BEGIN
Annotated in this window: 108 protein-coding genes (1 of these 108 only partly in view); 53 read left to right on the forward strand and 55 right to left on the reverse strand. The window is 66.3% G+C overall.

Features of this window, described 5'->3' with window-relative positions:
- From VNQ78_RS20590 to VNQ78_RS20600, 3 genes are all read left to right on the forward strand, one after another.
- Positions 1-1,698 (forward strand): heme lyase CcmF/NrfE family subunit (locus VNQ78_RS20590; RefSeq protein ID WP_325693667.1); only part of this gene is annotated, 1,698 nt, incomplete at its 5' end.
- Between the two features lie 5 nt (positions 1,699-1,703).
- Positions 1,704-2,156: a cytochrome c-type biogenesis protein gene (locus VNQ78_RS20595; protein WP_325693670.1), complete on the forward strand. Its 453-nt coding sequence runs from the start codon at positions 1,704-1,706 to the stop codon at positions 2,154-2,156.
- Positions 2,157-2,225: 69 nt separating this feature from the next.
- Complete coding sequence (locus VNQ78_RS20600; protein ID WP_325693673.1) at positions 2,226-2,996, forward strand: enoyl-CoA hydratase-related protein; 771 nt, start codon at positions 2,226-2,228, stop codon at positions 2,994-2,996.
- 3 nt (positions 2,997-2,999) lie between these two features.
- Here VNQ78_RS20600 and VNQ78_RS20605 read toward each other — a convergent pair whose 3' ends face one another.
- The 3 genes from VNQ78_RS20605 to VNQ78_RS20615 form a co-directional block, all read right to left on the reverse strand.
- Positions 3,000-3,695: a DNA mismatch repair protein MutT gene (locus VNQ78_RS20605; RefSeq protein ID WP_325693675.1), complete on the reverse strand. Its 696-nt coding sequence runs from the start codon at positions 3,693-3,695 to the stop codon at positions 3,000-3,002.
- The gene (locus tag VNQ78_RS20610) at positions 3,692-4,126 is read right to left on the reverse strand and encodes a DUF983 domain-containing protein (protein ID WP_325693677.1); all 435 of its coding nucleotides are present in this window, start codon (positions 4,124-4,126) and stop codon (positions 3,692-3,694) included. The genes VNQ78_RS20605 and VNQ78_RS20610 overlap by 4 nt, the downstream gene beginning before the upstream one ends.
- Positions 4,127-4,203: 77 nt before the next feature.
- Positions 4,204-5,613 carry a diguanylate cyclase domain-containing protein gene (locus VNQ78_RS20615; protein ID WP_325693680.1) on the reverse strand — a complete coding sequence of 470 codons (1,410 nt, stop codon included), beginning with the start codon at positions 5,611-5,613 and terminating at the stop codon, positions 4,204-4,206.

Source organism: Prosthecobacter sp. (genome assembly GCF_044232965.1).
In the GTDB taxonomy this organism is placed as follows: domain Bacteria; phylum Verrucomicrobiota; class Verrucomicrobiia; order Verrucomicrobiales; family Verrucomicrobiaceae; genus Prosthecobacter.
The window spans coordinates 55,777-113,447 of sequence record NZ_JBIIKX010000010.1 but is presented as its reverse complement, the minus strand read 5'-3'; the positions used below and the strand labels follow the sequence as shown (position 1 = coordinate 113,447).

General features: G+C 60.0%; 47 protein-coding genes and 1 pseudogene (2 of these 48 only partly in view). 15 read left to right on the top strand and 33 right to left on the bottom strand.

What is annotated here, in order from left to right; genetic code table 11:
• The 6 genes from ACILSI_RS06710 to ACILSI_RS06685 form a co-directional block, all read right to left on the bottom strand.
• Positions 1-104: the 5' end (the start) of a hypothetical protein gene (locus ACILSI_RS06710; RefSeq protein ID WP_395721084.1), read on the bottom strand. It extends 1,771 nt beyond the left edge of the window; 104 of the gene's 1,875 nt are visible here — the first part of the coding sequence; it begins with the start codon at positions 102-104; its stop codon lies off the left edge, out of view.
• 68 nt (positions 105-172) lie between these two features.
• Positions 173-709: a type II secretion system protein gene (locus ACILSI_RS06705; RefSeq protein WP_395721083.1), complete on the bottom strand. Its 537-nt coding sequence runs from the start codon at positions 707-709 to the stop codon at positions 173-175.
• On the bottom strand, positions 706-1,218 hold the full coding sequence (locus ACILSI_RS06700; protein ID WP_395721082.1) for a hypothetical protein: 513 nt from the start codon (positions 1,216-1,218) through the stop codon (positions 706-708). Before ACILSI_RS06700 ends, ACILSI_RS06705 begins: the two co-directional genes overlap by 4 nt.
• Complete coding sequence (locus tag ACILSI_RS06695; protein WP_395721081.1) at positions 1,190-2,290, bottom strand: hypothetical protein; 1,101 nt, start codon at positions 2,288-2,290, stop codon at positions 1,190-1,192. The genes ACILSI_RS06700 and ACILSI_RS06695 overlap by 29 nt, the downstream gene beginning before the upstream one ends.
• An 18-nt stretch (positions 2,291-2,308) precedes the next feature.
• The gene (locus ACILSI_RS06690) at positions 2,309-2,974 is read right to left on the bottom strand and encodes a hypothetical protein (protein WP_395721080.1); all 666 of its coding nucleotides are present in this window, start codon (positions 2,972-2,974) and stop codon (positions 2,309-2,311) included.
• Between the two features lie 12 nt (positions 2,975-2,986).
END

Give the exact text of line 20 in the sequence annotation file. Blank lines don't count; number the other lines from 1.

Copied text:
What is annotated here, in order from left to right; genetic code table 11: